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Kent Air Ambulance pilot cleared

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Kent Air Ambulance pilot cleared

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Old 26th Feb 2004, 09:44
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Kent Air Ambulance pilot cleared

Online report
999 helicopter pilot cleared over death crash Feb 25 2004


A WOMAN has won a High Court battle to clear the name of her husband who died when his air ambulance helicopter smashed into power cables.

Following an inconclusive inquest into the crash, Linda Budden, 51, of Hollow Lane, Dormansland, went to Manchester High Court to prove her husband Graham had played no part in the accident which claimed his life and the lives of two paramedics in July 1998.

Mr Budden was 40 when the Kent Air Ambulance helicopter he was flying made a sudden turn and flew down a valley where it collided with an electricity cable. The helicopter smashed to the ground and exploded, leaving no evidence of the accident's cause.

An investigation by the Air Accident Investigation Board showed the accident was caused either by a mechanical fault or because Mr Budden had been deliberately low flying.

Mrs Budden said: "I took it to court to show that Graham acted in the way he did because there was something wrong. I did it for the children so they could feel proud of their dad."

During the case, no evidence emerged to support the low-flying theory.

Eye witnesses, who saw the helicopter on a regular basis, said it was behaving oddly and making strange sounds.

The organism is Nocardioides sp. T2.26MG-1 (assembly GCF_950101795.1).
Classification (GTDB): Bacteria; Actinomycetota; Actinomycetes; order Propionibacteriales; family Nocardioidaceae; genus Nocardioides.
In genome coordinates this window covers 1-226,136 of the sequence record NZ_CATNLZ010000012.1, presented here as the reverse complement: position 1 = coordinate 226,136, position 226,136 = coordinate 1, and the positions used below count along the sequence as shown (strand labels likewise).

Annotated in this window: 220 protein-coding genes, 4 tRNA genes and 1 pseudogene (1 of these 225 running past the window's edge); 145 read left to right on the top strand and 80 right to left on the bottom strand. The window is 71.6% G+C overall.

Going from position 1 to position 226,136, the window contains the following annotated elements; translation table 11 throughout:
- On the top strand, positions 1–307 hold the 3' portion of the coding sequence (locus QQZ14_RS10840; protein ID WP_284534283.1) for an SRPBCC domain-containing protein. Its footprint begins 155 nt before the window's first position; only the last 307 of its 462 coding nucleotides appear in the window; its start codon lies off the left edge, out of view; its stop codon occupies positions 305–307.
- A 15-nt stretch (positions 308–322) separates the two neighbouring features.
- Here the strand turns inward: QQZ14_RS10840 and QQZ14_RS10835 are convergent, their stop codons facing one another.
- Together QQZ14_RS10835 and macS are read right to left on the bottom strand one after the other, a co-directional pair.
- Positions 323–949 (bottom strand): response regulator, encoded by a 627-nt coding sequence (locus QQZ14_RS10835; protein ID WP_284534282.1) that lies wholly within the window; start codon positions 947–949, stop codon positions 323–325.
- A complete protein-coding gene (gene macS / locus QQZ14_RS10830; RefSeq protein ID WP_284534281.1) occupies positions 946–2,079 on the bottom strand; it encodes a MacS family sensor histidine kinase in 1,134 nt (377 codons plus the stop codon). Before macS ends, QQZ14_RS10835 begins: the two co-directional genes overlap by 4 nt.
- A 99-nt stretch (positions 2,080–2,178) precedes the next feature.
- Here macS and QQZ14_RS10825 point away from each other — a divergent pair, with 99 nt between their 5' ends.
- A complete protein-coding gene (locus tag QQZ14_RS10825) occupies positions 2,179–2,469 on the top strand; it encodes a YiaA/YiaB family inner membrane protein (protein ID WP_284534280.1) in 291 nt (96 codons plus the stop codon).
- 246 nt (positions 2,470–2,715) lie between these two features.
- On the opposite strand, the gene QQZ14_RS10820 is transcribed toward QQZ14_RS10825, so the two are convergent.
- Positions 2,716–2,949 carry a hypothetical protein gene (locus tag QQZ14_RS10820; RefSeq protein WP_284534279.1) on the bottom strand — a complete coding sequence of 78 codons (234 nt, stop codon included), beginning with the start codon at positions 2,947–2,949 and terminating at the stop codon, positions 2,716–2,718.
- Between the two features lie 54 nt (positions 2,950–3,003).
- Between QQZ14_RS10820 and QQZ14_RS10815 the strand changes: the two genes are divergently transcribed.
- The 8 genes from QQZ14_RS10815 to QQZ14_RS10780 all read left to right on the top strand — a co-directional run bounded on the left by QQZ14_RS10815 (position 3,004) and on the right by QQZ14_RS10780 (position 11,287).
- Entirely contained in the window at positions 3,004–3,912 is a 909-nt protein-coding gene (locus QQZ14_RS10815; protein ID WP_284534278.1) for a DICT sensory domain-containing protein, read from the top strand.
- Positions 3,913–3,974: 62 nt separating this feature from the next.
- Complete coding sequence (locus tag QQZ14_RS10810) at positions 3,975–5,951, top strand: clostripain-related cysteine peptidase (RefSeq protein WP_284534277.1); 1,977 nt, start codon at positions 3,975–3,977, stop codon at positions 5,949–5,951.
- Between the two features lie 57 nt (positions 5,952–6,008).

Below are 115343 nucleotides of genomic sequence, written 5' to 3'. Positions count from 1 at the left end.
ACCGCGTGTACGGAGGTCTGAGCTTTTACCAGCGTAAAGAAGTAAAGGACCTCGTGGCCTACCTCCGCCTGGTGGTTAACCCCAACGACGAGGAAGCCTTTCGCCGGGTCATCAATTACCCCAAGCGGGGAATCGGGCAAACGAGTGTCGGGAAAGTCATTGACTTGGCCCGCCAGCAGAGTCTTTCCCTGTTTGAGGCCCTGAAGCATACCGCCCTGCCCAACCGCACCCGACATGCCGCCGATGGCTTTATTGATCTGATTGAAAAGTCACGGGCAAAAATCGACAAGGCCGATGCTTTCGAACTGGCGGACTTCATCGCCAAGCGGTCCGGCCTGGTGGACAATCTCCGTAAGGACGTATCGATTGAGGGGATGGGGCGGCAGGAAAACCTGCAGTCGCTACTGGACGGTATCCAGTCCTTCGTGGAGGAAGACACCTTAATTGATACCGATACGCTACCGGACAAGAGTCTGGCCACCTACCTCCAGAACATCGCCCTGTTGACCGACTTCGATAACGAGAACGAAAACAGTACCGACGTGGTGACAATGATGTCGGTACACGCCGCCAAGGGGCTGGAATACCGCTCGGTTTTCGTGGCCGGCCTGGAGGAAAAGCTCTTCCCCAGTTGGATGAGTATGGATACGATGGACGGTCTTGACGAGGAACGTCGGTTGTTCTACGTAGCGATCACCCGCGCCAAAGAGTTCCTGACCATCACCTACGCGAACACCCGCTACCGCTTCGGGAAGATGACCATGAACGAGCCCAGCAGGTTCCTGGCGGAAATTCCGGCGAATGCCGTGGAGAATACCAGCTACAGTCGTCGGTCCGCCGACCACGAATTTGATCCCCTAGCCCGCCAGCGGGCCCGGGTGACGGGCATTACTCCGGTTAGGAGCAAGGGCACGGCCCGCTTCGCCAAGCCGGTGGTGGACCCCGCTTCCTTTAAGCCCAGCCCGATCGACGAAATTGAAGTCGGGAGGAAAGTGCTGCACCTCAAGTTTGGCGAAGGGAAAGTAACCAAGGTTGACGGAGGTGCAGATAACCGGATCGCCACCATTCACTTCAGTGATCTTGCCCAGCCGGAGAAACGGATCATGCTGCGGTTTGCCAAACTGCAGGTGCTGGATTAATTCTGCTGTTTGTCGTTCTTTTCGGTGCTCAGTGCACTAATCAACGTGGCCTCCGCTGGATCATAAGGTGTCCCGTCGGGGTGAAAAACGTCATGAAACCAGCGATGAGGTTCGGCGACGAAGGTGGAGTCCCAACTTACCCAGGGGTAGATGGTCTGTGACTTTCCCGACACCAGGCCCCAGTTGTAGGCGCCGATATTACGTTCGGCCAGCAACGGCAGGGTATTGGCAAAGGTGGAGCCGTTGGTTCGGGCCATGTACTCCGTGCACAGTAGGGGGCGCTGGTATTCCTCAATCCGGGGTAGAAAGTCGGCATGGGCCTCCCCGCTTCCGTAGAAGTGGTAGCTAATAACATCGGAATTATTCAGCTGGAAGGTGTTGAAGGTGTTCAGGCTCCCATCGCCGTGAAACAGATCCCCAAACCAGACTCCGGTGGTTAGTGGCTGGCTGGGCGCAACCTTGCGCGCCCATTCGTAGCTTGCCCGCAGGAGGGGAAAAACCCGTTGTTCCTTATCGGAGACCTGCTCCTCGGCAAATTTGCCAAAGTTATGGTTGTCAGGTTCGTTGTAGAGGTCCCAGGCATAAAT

And expert witnesses said there were several possible aircraft malfunctions that could have caused the pilot to divert.

Describing the moment she learned of her husband's death, Mrs Budden said: "It was such a shock. We were watching the BBC nine o'clock news and we saw the Kent Air Ambulance come up. I was devastated and could not believe it. It was unusual he had not phoned to say he was running late. My children, then aged 13 and 16, were watching the television with me. A minute later the police turned up on the doorstep."

She celebrated last Wednesday's judgement with her children, Gemma, 21, and Kirk, 19, and said: "It has been a difficult six years for us. Not only losing a husband and a father to my two children but also having this element of doubt hanging over us over who was to blame for the accident. I don't know how to describe it. I am really relieved it is over."
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Old 26th Feb 2004, 20:48
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FL,

Thanks for the post. I am curious to know what court case was taken to prove the pilot was not involved in low flying - was it some sort of judicial review of the coroner's verdict or of the AAIB report or what??
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Old 27th Feb 2004, 02:19
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Did the court actually state that the pilot was not to blame, or that it was still inconclusive. Wreckage left little to identify the cause.

Is there a link to the result?
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Old 27th Feb 2004, 04:43
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Heres the AAIB report if it helps?

http://www.dft.gov.uk/stellent/group...ty_500724.hcsp
 
Old 27th Feb 2004, 05:31
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I wasn't involved in the case. I came across the story while Googling for something else.